Last week Sarah at Future Majority wrote about the lasting negative impacts recessions can have on society, decimating a generation’s collective trust placed in important financial institutions and processes.

There’s another side to this recession coin, though. As cliche as it may be, one large opportunity we as Americans have is to re-examine what really matters to us. I’m not invoking that mushy stuff about “living like you’re dying,” or seizing the day, living as if every day is your last. Unfortunately deaths occur every day that reinforce the fragility of life. Recessions force us to get back to basics. We have to clean out our closets, separating the SWAG of life from the non-negotiables.

This perspective was reflected in last year’s presidential campaign. Barack Obama was lambasted by conservatives for refusing to wear a flag pin on his jacket’s lapel. The audacity! Then-candidate Obama would go on to explain that patriotism is more than whether or not one places a piece of metal on one’s coat.

“Somebody noticed I wasn’t wearing a flag lapel pin and I told folks, well you know what? I haven’t probably worn that pin in a very long time. I wore it right after 9/11. But after a while, you start noticing people wearing a lapel pin, but not acting very patriotic. Not voting to provide veterans with resources that they need. Not voting to make sure that disability payments were coming out on time.

“My attitude is that I’m less concerned about what you’re wearing on your lapel than what’s in your heart. And you show your patriotism by how you treat your fellow Americans, especially those who served. You show your patriotism by being true to our values and our ideals and that’s what we have to lead with is our values and our ideals.”

Since September 2001, many a politician, with an eye on the patriotism market, donned those flag pins. They became a part of our culture. The conventional wisdom never questioned them. And I’d wager that if a candidate refused to wear a pin before the economy’s crumble, say John Kerry in 2004, the refusal would have been met with scorn and powerful attacks by the GOP on Kerry’s patriotism that would have stuck (the Swift Boat stuff could have been irrelevant). But Obama’s decision to shed the pin and explanation came too far into Bush’s term. By that point, the Bush administration’s complacency in dealing with Hurricane Katrina had already been well-noticed on the Gulf Coast and everywhere else. People had already sensed that families were losing their brave patriots in a war that shouldn’t have been fought. And signs of a faltering economy were already prevalent. Suddenly problem-solving mattered more than symbols. Before the chaos, symbolic warfare may have captivated Americans; following the storm, it didn’t matter.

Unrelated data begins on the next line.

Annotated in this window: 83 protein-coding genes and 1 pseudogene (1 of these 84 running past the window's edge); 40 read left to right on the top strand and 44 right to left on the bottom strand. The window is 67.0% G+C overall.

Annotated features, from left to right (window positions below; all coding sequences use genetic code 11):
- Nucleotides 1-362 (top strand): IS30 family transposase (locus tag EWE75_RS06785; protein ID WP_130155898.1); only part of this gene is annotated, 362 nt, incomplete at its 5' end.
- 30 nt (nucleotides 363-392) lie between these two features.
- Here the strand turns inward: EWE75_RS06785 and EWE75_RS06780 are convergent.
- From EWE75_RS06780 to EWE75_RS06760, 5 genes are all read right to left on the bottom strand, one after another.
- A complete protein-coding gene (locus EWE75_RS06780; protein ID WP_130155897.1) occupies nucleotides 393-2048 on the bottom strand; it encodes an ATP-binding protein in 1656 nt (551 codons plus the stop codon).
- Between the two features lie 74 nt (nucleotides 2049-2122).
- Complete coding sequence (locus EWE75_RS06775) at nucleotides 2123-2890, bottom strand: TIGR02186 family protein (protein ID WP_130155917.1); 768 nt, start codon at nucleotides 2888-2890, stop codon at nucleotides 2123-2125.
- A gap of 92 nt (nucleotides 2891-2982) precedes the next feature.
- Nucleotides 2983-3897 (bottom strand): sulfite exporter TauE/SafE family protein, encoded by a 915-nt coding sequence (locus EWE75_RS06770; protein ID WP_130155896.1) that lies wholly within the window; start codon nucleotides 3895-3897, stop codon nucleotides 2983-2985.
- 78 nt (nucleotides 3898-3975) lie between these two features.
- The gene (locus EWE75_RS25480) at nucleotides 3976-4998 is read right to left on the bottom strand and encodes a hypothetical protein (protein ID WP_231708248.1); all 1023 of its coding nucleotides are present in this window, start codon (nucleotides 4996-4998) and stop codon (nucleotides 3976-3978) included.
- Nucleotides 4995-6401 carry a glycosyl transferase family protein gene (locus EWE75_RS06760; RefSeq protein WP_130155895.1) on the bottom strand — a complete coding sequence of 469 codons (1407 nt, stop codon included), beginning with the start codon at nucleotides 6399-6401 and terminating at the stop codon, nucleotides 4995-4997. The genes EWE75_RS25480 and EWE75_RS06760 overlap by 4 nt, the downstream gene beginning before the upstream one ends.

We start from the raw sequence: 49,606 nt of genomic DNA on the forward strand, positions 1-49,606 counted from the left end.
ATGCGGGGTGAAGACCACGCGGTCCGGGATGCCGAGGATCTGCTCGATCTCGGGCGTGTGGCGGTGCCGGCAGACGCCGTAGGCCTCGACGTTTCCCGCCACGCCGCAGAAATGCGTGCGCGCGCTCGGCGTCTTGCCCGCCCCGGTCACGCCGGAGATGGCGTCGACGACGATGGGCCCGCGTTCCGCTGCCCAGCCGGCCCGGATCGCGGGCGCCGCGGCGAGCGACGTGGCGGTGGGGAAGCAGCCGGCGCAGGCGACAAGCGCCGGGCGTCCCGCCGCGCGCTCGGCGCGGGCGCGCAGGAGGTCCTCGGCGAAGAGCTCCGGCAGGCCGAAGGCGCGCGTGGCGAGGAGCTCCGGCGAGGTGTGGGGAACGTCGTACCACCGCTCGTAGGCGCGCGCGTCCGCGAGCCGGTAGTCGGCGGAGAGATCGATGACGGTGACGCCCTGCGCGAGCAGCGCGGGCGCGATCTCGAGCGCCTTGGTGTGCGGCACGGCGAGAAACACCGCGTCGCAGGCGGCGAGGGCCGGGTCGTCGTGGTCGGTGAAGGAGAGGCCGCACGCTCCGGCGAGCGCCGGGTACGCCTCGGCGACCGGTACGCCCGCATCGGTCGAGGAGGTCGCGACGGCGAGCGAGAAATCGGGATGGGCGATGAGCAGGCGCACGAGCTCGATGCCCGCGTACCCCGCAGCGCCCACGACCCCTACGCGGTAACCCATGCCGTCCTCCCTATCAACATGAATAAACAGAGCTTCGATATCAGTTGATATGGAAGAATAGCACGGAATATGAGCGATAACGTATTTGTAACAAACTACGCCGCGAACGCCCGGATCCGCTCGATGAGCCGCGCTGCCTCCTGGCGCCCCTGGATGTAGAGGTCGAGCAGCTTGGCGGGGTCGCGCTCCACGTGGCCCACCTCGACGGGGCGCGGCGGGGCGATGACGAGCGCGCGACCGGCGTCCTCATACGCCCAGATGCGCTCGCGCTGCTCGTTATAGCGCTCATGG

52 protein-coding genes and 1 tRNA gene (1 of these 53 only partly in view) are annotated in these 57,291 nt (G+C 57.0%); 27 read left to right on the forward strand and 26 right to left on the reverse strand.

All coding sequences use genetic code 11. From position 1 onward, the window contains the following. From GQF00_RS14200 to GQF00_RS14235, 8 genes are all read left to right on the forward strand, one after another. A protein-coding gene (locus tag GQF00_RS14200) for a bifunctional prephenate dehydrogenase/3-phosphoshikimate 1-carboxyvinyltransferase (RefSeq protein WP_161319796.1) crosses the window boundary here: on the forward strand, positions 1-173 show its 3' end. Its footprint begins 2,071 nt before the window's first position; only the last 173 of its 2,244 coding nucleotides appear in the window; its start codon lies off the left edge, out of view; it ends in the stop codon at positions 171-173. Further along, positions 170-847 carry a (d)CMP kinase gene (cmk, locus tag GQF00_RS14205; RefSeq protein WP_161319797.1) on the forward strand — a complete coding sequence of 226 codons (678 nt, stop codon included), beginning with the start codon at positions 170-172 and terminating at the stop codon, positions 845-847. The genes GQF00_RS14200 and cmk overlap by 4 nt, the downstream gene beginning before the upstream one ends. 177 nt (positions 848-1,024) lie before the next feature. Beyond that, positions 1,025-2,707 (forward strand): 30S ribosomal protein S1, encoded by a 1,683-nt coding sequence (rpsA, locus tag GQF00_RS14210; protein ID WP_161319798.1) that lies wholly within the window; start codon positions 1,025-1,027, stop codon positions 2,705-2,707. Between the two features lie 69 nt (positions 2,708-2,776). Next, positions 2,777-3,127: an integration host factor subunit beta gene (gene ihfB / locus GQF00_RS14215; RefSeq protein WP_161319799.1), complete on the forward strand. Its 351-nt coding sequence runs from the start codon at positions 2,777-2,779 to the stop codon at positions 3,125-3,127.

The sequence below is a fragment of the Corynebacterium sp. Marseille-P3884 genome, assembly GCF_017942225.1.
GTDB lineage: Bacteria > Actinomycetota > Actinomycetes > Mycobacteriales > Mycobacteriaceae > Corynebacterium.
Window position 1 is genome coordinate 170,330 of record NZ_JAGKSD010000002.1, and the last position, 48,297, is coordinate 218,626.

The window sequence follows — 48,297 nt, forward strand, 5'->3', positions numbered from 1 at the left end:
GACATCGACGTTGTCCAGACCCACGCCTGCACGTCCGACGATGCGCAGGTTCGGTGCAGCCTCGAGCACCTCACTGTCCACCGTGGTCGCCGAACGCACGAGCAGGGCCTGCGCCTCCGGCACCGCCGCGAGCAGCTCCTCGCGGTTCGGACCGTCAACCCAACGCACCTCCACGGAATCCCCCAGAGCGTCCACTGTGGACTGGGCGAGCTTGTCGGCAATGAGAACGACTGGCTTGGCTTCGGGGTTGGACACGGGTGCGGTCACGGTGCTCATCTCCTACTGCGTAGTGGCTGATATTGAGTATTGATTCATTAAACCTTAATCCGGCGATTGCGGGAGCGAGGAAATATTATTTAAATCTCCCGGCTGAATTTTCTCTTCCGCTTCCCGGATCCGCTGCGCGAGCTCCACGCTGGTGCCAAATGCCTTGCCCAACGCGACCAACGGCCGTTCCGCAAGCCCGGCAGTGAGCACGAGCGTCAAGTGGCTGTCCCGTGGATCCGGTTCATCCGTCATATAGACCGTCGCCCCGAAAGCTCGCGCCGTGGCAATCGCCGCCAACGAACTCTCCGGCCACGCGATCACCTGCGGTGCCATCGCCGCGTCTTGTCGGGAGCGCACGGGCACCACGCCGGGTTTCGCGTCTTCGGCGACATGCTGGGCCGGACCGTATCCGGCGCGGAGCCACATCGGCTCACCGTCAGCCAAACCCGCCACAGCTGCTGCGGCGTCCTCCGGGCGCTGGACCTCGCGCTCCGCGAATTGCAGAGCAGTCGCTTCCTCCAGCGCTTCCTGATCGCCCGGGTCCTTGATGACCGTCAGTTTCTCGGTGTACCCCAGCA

The back-to-basics theme is relevant around a holiday like the Fourth of July, a day on which we commemorate the blood, sweat, tears, and everything else that coalesced into the United States of America. On a day that sees many customs observed, there is none bigger than fireworks. Unfortunately, even the most basic of customs comes with a hefty price tag. Paired with the worst economic climate in decades, the price is becoming too much for many communities to bear, setting up a “y” in the road: pay for an hour-long fireworks show, or retain jobs.

Average Americans have been able to enjoy past Independence Days, free from the burden of severe financial pressure and other things that a bad economy brings. Pleasant memories of these times yield some cognitive dissonance for these same Americans when presented with today’s fork in the road: fireworks or their troubled pursuit of happiness?

Euclid, Ohio, profiled in the Los Angeles Times this week, is one of many communities struggling with this very decision.

People have long considered the fireworks a treasure of this Cleveland suburb, where flags fly year-round in neighborhoods of bungalows and stores post signs for passersby to “support our troops.”

But the fireworks and singing along to “The Star-Spangled Banner” on a warm summer night — and the police and firefighters needed to manage the 30,000 people who turn out — don’t come cheap.

So this year, Euclid will have no fireworks. “I’m 55 years old and I can’t remember not going to one of these,” Cervenik said.

As the economic crisis has dragged on, city leaders around the country say fireworks are a luxury they can no longer afford. Big and small, urban and rural, the skies will remain dark over at least four dozen communities nationwide come July 4.

“It came down to this: Did we want to spend $150,000 on something that would be over in a few hours?” Cervenik said. “Or did we want to use that money to keep city workers employed?”

Fireworks don’t mean much when quality of life is seriously threatened, just as flag pins don’t carry the same value when the pursuit of happiness we treasure is in peril.

Euclid officials and the leaders of other communities choosing to sacrifice fireworks shows in the name of economic viability should be applauded. This choice, while wrenching, presents an opportunity to shine the spotlight on that which is really the most influential to our collective pursuits. It forces us to recognize that flag pins and fireworks exist because of something bigger. It forces us to separate that SWAG from the non-negotiables of life, liberty, and the pursuit of happiness.

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